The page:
I remember thinking ‘Oh for goodness sake’ when I saw the details of the call come up on the MDT.
“6 year old boy sustained elastic band injury.”
I reasoned, how much damage can a person do to themselves with an elastic band? When I arrived Mum was very distressed. At first glance the child appeared well although a little tearful; there were no obvious injuries. The father then presented me with the elastic band; but this wasn’t a hair-band or something little thing that you might hold a bunch of papers together with – it was a bungee elastic, the type of thing you may use to secure bikes on to roof racks!
Mum and child had been playing ‘tug of war’ with it (hind-sight is a wonderful thing…); she lost grip of her end and the bungee had pinged back and hit the lad in the eye. On further examination using a pen-torch, I could see that the anterior chamber of his left eye was full of blood and because of this he was blinded in that eye.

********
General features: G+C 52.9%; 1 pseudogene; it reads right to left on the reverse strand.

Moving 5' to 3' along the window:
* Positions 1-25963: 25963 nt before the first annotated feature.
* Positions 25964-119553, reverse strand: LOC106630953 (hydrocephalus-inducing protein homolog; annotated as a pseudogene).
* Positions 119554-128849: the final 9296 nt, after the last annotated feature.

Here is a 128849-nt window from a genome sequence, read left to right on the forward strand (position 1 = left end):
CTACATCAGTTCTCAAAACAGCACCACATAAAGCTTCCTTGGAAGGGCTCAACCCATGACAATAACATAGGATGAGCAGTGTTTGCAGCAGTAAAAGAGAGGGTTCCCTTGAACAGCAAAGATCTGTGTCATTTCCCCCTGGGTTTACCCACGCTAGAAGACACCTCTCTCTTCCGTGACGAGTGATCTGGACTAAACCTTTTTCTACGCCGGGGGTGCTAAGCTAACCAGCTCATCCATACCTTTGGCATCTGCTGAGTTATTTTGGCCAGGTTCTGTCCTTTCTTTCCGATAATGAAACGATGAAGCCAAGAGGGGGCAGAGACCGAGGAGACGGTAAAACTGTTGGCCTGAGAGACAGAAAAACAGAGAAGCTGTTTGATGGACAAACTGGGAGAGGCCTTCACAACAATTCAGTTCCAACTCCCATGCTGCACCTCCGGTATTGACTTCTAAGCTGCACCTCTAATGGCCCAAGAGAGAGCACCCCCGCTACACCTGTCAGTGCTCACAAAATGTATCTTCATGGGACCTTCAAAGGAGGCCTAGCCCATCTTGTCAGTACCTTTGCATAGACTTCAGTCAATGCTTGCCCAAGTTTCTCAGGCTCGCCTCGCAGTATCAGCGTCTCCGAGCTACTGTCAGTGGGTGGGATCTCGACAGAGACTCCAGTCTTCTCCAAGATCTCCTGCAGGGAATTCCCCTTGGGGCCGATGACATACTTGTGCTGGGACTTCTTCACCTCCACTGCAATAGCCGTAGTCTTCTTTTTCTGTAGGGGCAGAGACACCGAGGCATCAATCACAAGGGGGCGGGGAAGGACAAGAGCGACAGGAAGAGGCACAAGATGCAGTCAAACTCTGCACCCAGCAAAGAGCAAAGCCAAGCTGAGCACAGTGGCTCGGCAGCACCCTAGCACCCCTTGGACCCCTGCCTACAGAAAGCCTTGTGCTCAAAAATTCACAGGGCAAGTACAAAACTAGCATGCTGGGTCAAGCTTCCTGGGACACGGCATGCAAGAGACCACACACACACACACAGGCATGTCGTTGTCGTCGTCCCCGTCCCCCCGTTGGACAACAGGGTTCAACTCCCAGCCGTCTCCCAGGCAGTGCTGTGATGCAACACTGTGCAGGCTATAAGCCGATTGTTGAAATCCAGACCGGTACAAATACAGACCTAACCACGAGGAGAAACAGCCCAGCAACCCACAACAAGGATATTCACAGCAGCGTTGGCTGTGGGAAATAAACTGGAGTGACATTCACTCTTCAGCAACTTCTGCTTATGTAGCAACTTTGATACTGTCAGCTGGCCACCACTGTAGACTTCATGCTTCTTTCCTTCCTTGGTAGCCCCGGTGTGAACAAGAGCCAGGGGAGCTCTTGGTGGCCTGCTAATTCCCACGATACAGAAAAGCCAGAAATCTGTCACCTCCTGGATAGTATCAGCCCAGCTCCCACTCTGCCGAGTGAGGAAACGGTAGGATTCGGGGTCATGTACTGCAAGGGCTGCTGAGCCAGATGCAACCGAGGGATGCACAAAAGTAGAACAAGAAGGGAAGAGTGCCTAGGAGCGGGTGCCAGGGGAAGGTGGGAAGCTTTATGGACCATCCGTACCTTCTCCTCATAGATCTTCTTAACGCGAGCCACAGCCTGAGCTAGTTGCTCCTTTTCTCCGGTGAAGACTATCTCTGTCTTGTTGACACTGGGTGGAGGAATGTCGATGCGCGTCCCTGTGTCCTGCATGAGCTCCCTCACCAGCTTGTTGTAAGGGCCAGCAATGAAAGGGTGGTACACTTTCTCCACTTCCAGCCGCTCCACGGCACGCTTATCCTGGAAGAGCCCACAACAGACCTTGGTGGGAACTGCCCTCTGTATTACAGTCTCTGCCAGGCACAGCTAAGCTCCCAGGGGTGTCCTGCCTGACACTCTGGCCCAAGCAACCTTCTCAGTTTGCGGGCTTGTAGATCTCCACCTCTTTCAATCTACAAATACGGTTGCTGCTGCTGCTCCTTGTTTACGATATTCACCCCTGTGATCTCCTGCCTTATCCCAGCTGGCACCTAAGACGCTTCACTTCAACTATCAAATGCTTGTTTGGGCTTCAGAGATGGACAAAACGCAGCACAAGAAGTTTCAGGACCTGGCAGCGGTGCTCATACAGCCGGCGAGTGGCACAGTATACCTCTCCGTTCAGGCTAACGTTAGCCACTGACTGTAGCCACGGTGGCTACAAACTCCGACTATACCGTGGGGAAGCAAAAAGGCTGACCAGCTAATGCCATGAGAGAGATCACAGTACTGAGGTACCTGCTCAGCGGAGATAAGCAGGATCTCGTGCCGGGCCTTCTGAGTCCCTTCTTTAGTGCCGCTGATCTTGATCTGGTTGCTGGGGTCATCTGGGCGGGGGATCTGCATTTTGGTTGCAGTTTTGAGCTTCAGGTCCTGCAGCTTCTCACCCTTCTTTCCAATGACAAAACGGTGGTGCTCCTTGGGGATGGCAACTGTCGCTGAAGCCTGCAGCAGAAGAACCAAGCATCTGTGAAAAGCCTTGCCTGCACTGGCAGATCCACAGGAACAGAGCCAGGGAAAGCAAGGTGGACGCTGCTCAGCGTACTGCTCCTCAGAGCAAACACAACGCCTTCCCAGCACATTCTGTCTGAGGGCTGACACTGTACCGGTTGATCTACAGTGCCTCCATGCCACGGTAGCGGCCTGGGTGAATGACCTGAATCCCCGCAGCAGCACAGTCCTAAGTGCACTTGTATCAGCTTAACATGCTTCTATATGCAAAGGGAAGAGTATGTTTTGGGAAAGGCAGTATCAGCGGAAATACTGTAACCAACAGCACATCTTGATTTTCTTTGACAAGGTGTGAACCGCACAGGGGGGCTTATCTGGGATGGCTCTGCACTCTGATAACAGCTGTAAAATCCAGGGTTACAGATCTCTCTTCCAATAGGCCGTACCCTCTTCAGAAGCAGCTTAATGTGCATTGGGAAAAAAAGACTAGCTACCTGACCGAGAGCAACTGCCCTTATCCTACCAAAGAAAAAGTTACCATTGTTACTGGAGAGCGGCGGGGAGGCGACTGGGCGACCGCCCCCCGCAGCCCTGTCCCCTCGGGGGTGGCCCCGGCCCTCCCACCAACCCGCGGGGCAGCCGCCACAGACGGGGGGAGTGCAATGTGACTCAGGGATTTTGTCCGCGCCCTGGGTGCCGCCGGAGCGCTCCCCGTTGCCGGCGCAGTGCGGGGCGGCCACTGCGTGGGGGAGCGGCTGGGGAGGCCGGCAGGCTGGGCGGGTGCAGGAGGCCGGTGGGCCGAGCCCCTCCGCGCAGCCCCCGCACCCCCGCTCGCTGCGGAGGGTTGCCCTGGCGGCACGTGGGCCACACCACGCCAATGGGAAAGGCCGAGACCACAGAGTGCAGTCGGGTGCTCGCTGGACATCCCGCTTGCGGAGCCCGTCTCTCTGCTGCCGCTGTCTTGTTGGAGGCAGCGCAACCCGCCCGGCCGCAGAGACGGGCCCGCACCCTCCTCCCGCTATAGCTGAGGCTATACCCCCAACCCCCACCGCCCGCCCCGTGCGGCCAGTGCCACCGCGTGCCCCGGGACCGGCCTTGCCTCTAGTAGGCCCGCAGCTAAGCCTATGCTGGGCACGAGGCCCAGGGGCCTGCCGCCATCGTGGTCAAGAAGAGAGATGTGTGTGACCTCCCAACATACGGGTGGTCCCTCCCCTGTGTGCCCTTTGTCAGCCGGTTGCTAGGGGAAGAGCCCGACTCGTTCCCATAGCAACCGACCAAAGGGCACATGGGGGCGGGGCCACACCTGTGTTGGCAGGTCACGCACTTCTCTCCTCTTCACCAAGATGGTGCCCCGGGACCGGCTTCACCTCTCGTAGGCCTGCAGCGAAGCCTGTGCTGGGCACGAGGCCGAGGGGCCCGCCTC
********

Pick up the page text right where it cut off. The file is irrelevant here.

This just goes to show the importance of ascertaining the precise mechanism of the injury and carry out a full examination even in the most innocuous sounding calls!
This was quite different to the injury that I was faced with a few days ago. A young man loading a lorry had been struck in the eye and surrounding area by a bungee elastic and I could see his injury even before I stepped from my car. He was being supported on the floor by colleagues with an obviously fractured eye socket (orbit). His eye-ball was clearly swollen and could be seen as red and bulging from the eye socket which was also bleeding.
So, I have seen two of these unusual bungee incidents within the last four years; both patients sustained very nasty injuries. While they hardly constitute a trend, I think that if I ever have to use one of the things myself I shall don protective eye-wear first!